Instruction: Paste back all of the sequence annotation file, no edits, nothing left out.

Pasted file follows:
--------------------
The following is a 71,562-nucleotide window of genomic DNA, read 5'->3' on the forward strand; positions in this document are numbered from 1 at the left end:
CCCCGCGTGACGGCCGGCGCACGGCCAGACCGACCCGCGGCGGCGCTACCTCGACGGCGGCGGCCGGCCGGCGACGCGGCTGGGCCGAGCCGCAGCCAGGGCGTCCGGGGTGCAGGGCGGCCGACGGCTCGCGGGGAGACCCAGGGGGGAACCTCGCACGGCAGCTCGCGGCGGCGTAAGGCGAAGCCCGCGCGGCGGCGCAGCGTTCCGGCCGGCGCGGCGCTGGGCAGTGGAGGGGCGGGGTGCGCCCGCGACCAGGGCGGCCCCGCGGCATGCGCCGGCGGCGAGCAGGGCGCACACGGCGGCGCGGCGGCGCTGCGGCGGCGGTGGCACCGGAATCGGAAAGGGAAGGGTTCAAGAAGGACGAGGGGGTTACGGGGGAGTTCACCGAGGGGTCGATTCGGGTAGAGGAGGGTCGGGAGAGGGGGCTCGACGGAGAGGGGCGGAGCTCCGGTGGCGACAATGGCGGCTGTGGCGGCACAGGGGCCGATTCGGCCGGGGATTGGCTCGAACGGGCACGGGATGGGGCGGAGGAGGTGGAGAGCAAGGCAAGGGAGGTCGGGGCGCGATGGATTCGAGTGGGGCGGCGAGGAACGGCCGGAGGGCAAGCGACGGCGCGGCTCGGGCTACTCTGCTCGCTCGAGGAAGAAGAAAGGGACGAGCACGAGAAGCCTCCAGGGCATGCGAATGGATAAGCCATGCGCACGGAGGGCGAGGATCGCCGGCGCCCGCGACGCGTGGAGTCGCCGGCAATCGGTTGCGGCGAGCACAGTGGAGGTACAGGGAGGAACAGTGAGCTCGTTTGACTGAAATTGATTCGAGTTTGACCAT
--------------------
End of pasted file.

The following is a 71,562-nucleotide window of genomic DNA, read 5'->3' on the forward strand; positions in this document are numbered from 1 at the left end:
CCCCGCGTGACGGCCGGCGCACGGCCAGACCGACCCGCGGCGGCGCTACCTCGACGGCGGCGGCCGGCCGGCGACGCGGCTGGGCCGAGCCGCAGCCAGGGCGTCCGGGGTGCAGGGCGGCCGACGGCTCGCGGGGAGACCCAGGGGGGAACCTCGCACGGCAGCTCGCGGCGGCGTAAGGCGAAGCCCGCGCGGCGGCGCAGCGTTCCGGCCGGCGCGGCGCTGGGCAGTGGAGGGGCGGGGTGCGCCCGCGACCAGGGCGGCCCCGCGGCATGCGCCGGCGGCGAGCAGGGCGCACACGGCGGCGCGGCGGCGCTGCGGCGGCGGTGGCACCGGAATCGGAAAGGGAAGGGTTCAAGAAGGACGAGGGGGTTACGGGGGAGTTCACCGAGGGGTCGATTCGGGTAGAGGAGGGTCGGGAGAGGGGGCTCGACGGAGAGGGGCGGAGCTCCGGTGGCGACAATGGCGGCTGTGGCGGCACAGGGGCCGATTCGGCCGGGGATTGGCTCGAACGGGCACGGGATGGGGCGGAGGAGGTGGAGAGCAAGGCAAGGGAGGTCGGGGCGCGATGGATTCGAGTGGGGCGGCGAGGAACGGCCGGAGGGCAAGCGACGGCGCGGCTCGGGCTACTCTGCTCGCTCGAGGAAGAAGAAAGGGACGAGCACGAGAAGCCTCCAGGGCATGCGAATGGATAAGCCATGCGCACGGAGGGCGAGGATCGCCGGCGCCCGCGACGCGTGGAGTCGCCGGCAATCGGTTGCGGCGAGCACAGTGGAGGTACAGGGAGGAACAGTGAGCTCGTTTGACTGAAATTGATTCGAGTTTGACCAT